Another self inflicted wound

Shot off my foot.

I was working on some scripts which I will use on some other people’s macs (my wife has a new macbook air, and there is another friend I need to do this for also). These are bash scripts to be run from the terminal, and are supposed to set them up so I can help them from afar. One of the things the script does is create a user for me to use. I guess I was kinda “practicing” the transfer of the script via email, and I thoughtlessly ran the script on my macbook. Oops.

It tried to create a user dee with command line tools, and there was already a user dee. This was in El Capitan (the latest my ancient macbook will run), and there seemed to be no safeguards against idiocy. It seemed to foul things up. I rebooted, user dee was hidden — it was partly the new one, partly the old one, it wanted to “repair” the keychain, but couldn’t. There were a bunch of question marks in the dock. It couldn’t run anything. It was a mess. I was able to get up under a different username, and I was able to make a good backup. But I couldn’t recover. So then, from this hole I was in, I started to dig myself in farther, aiming (so it seems) for the center of the earth.

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Out of space on btrfs

I don’t know if I actually know enough to write this post. But I want to record what little I do know about this.

The symptom is that my tarragondata volume on this system, tarragon, claims to be out of space. This is a btrfs volume, about which there are other posts. It contains most of the dynamic parts of the system. The root volume ‘/’ is very small, about 20GB. Just enough to install the Centos code and keep a few little things. The great majority of the information needed to run the system is symlinked out of /, which includes /home, mail, databases, websites and their data, the repositories, certificates, local scripts etc.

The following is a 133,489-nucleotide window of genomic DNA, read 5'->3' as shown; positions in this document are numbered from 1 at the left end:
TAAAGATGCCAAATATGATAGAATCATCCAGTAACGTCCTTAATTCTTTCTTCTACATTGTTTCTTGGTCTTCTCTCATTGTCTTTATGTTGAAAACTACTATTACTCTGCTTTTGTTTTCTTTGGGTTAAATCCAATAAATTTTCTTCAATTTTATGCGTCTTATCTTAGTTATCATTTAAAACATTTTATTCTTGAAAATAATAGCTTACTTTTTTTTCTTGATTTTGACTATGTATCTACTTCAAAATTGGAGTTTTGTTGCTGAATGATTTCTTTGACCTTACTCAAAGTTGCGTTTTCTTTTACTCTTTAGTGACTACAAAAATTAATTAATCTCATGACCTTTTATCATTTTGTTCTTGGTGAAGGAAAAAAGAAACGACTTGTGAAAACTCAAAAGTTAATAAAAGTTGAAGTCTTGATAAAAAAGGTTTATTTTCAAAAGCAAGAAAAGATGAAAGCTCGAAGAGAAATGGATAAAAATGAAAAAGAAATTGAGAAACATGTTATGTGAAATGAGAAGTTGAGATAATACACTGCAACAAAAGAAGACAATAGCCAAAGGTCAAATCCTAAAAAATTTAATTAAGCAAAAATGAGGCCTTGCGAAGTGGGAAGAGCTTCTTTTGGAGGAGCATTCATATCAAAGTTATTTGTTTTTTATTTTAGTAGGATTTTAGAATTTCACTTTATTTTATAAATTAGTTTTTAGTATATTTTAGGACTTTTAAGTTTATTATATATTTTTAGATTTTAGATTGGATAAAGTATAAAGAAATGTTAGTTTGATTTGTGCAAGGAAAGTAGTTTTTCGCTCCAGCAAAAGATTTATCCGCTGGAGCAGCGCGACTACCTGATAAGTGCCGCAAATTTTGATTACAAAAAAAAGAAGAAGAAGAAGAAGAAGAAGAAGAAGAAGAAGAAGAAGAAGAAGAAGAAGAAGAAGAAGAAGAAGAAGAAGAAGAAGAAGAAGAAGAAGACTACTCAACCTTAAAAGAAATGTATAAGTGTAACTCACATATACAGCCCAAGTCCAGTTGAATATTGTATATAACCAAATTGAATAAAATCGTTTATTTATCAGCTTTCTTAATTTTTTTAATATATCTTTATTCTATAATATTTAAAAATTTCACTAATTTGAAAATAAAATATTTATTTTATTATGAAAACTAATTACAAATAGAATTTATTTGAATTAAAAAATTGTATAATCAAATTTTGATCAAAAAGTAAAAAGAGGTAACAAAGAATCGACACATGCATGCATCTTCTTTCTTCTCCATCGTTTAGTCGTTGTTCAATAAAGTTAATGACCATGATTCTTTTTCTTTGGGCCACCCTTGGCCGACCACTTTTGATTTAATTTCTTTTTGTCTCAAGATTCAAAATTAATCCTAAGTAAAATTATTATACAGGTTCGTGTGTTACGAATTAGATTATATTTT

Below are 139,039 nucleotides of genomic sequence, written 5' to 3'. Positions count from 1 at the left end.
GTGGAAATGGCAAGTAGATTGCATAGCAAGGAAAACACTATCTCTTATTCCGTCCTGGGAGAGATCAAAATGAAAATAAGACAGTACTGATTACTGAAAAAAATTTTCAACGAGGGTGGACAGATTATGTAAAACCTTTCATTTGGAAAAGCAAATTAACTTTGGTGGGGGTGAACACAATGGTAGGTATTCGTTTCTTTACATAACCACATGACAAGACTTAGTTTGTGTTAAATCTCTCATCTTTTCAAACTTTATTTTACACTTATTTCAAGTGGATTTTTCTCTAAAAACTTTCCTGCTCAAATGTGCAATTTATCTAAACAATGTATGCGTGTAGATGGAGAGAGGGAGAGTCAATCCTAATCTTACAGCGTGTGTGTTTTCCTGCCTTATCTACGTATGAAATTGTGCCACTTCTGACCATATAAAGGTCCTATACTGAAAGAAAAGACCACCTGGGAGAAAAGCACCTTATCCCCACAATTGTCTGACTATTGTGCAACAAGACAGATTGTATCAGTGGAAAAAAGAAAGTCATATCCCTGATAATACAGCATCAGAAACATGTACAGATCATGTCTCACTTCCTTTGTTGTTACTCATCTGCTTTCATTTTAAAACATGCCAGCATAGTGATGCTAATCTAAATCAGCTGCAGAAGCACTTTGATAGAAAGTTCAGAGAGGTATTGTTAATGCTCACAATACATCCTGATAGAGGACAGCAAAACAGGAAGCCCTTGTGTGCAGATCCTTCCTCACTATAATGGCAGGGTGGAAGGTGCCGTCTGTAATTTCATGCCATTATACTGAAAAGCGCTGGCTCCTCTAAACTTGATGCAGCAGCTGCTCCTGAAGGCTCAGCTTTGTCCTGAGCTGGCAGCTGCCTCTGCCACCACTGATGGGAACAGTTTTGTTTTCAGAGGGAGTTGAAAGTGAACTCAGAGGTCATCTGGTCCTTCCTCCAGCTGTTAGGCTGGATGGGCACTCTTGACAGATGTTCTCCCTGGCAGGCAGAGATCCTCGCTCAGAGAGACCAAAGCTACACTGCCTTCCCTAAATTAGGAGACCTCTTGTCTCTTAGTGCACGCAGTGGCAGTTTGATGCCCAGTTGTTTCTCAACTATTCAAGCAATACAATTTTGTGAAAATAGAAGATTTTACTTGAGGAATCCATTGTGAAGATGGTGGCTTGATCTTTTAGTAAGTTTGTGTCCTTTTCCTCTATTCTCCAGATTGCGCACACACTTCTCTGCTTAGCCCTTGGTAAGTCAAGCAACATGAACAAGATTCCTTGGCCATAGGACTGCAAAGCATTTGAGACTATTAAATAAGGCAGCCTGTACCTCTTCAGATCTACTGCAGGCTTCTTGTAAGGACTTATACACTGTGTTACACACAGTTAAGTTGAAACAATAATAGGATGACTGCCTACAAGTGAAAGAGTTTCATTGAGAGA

This is a 180GB disk, and it currently is running about 55% full, i.e. almost 100GB used. Among the information on this disk are snapshots of all the tarragondata, every night for 30 days. This isn’t disaster backup/disk failure backup (which is elsewhere), this is “operator error” backup.

A couple of weeks ago I began to experience a new kind of failure. In the middle of the night, suddenly this btrfs volume would report that it was out of space – usage 100%, although the amount of storage in use was, still the roughtly 100GB that it normally uses. It manifestly was not actually out of space.

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The working environment

I’m an old guy, and I mostly use pretty old stuff, but occasionally I think I should migrate to more up to date tools. I’ve used svn for 20 years. I know I should have moved to git long ago. I have also been using Eclipse as an IDE since forever. I run on apache. My systems aren’t virtual. One of my main websites is still hand wrought in PHP, and another is using an ancient and obsolete version of zend framework which has been abandoned by Zend. I think of moving it, maybe to laravel, maybe even to ruby on rails.

This documents my effort to modernize, if only a little. This is a very uncomfortable process because there are times when I’m sure I’m going to foul up the running sites, and be unable to get them up, or that I’m not going to be able to fix the next bug that comes along.

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Arch Keys

Needed to install calibre on oregano, for a downloaded e-book. So, I found calibre in the Arch User Repository, AUR.

I’ve been using AUR a good deal, but I constantly forget what to do and have to look it up: copy the url for the git link, create a directory, git clone from the link. cd into the directory, non-root. Inspect the BUILDPKG for safety. Then:

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